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Author Topic: Would You Consider Another Spin?  (Read 5587 times)

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Offline jimdunn

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Would You Consider Another Spin?
« on: October 08, 2015, 04:13:38 pm »
Hey all,

First, let me say that I've been looking at dozens of distros, and I'm amazed at how much I like Peppermint OS.  I've been looking for an "XP replacement" and this comes close!!!

That said, I've been nervous about "ubuntu" and their different directions at times, and wondered if you'd ever consider have another spin, like Netrunner does?

They do a Kubuntu-based distro, and also an Arch-based distro.

Would you consider another spin?

Offline PCNetSpec

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Re: Would You Consider Another Spin?
« Reply #1 on: October 08, 2015, 04:28:53 pm »
Hi jimdunn, and welcome to the forum :)

If you mean with a different base, such as Arch .. Sorry, not at the current time .. but never say never.
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Offline perknh

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Re: Would You Consider Another Spin?
« Reply #2 on: October 08, 2015, 07:12:23 pm »
I bet we could live without Ubuntu if we spun off of Debian and Mint! ;)
We're all Peppermint users and that's what matters  ;).  -- AndyInMokum

Offline PCNetSpec

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Re: Would You Consider Another Spin?
« Reply #3 on: October 08, 2015, 07:34:03 pm »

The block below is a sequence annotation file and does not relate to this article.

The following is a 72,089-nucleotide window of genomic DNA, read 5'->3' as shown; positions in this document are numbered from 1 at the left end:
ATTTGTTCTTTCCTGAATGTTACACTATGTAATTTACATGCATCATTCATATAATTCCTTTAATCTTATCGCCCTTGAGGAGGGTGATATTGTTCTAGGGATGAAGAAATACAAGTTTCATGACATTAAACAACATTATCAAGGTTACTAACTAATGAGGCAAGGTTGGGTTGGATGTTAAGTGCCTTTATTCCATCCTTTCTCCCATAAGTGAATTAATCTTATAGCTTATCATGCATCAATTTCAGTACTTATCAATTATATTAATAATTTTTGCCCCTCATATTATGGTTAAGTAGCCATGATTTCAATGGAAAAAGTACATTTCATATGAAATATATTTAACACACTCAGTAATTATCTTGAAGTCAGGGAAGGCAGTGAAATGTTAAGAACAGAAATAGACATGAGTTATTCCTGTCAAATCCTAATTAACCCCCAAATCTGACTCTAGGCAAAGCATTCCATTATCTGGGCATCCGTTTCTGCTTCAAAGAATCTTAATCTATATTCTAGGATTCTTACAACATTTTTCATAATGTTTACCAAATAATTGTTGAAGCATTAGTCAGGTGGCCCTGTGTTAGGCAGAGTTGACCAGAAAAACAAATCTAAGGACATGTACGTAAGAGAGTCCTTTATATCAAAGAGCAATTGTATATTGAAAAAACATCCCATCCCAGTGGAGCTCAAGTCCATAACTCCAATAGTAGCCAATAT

Sure we *could* but we have no want, need, or plans to...
« Last Edit: October 08, 2015, 09:04:04 pm by PCNetSpec »
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Offline AndyInMokum

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Re: Would You Consider Another Spin?
« Reply #4 on: October 08, 2015, 08:38:50 pm »
The Ubuntu base works really well.  Sure Debian would work and be super stable.  It would probably be also really rough around the edges.  Rather like LMDE is.  I don't think Peppermint would have the same appeal.  With the Ubuntu source code, we have a slick, stable and polished based system to build upon.  We've access to all the cutting edge software in the Ubuntu repos.  With Debian, sure we'd have a something super stable.  We'd also be using ultra tested software that could be considered, ancient.  For some reason Debian based distros always feel unfinished.   A lot of spit and polish is needed to bring them up to speed.  This would put off the great bunch of Linux newbies we attract.  Lets face it, we've a lot of really happy and enthusiastic newcomers.  Much of this is because we're using the Ubuntu source code.  Don't get me wrong, I think Debian is awesome, especially if you use the Sid repos.  I think Ubuntu is a much better fit for the Peppermint mission and goals.  We're best sticking with the Ubuntu source code.  If it ain't broke, don't fix it  ;).
« Last Edit: October 09, 2015, 08:08:34 am by AndyInMokum »
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Offline PCNetSpec

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Re: Would You Consider Another Spin?
« Reply #5 on: October 08, 2015, 08:58:19 pm »
For some reason Debian based distros always feel unfinished.

Simply that .. even Mints LMDE

Ubuntu polish the rough edges off Debian, and make it feel "finished" :)
« Last Edit: October 08, 2015, 09:02:57 pm by PCNetSpec »
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Offline scifidude79

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Re: Would You Consider Another Spin?
« Reply #6 on: October 09, 2015, 12:09:43 am »
I bet we could live without Ubuntu if we spun off of Debian and Mint! ;)

If you mean Debian stable, I'd personally leave if Peppermint ever did that.  I'm not into apps that are so outdated that they no longer work properly, like you get with Debian stable.  As for Mint, it's based on Ubuntu, so I'm not entirely sure what you mean by spinning off of them.  Linux Mint is a modification of the Ubuntu source code.  That's why Mint Cinnamon and Mate release about a month after Ubuntu.